Historically, infrastructure projects in India have been funded on a mix of debt and equity. The current trends suggest so. Over the past 15 days, as many as three initial public offerings-IRB, HUDCO and PSP Projects – have hit Dalal Street, raising more than Rs 6,000 crore, a testimony to the fact that the bond market is gaining pace after the 2008 turmoil.
However, there is a catch. With infrastructure investment trusts (InvITs) coming into existence, Indian infra developers now have a third dimension to infrastructure funding. The recent indication of IPOs which IRB has issued worth Rs 4,600 crore, which was oversubscribed 8.57 times, suggests investors’ trust in InvIT. What’s more, following the footsteps of IRB, MEP Infrastructure will also be raising Rs 1,200-Rs 1,600 crore through InvIT. In a way, this instrument is sustainable because of the many safeguards built into these financial instruments. For instance, it is only for projects that have demonstrated commercial traction.
In a way, if InvITs are pitted against initial public offerings, they definitely have an upper hand. The former is good for the investor from the point of view of annuity income. Importantly, it is good for the developer as it allows developers to unlock capital, which in the case of IPOs is negative.
In a major boost to increase production capacity by 2030, the Union Cabinet, chaired by Prime Minister Narendra Modi, approved the much-awaited new National Steel Policy (NSP), which plans an investment of up to Rs 10 lakh crore. As for the struggling sector, the new announcement brings fresh potential to keep pace with the growing steel demands of India, curbing imports from countries like China and Japan.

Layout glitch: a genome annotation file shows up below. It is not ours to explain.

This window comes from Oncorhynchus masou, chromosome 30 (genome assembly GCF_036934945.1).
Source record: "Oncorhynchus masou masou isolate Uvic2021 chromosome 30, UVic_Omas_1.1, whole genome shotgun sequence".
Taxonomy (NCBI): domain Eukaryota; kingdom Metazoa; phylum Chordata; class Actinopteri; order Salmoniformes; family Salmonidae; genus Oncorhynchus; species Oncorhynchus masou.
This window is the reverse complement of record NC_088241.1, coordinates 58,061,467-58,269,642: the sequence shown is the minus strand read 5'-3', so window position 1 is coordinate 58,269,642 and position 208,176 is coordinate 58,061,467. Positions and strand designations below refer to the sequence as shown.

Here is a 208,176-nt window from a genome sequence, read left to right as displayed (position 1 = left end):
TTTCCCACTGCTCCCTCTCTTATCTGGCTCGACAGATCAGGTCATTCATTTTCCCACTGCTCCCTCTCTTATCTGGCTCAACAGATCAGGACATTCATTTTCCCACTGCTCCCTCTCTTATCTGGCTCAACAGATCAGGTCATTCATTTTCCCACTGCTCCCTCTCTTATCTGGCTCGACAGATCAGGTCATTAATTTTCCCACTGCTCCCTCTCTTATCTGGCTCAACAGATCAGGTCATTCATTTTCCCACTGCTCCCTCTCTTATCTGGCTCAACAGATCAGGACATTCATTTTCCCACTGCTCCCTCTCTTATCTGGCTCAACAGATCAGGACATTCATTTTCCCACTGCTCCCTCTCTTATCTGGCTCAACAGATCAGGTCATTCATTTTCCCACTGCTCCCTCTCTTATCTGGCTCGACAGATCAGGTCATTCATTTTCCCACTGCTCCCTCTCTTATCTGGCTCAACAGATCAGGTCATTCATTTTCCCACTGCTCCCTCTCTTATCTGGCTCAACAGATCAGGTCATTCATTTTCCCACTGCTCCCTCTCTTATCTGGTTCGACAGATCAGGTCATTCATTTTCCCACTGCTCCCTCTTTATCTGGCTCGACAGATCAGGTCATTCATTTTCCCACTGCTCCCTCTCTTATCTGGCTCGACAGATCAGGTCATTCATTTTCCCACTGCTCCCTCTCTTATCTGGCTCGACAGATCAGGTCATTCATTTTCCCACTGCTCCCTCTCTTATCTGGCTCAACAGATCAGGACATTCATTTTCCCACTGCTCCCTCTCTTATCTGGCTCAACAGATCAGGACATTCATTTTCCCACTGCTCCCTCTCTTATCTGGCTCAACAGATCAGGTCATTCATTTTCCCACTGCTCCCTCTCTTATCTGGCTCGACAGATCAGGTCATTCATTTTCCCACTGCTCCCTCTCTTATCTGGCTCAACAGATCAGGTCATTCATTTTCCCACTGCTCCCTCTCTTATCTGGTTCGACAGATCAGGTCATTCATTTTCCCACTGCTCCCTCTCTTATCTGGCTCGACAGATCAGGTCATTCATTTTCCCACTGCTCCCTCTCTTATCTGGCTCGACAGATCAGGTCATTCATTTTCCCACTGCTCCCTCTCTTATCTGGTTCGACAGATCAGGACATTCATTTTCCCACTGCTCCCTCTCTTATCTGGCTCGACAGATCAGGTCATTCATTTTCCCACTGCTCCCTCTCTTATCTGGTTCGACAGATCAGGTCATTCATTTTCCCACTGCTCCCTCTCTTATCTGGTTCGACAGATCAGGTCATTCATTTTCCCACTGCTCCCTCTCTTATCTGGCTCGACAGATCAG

The new mandate of NSP 2017 has some advantage, mainly on the procurement side. Here, all government tenders will give preference to domestically-manufactured iron & steel products – a step in the right direction which augurs well for local steel manufacturers, steel users and the steel trade in general.
As India mobilises to carry out the 2030-31 target of crude steel capacity of 300 MT and per capita consumption of 158 kg of finished steel, the policy encourages adequate capacity additions, cost-efficient production and assured acquisition of raw materials, facilitating foreign investments and enhancing domestic steel demand, all leading to healthy economic growth. However, 300 MT by 2030 seems to be a farfetched ambition, considering the capacity addition over the past decade of a mere 60 MT.
Arguably, these examples depict India’s farsightedness in shedding age-old methods. But with the advent of Big Data, analytical tools and the Internet of Things (IoT) in solving civic issues and strengthening ULBs, there is a drastic need for a Constitutional amendment in rectifying Municipal Acts in the country, which in some of the cities dates back to the British Raj.
Look at these examples – Noida and GIFT City in Gujarat revoked Article 243 (Q) of the Constitution of India. With the revoking of Article 243 (Q), these two cities managed to bring every single decision related to business activities, utility permissions and infrastructure projects under one roof. The temporary tenure of the city administration is keeping the commitment to building cities tentative too. In 1800 only 3% of the population stayed in urban areas. So an act dating back to 1888 needs a new avatar even though we have had the 74th amendment.
InvITs and Steel policy have been two fixes for the infrastructure sector while the municipal act can fix the basic flaw in the city governance structure.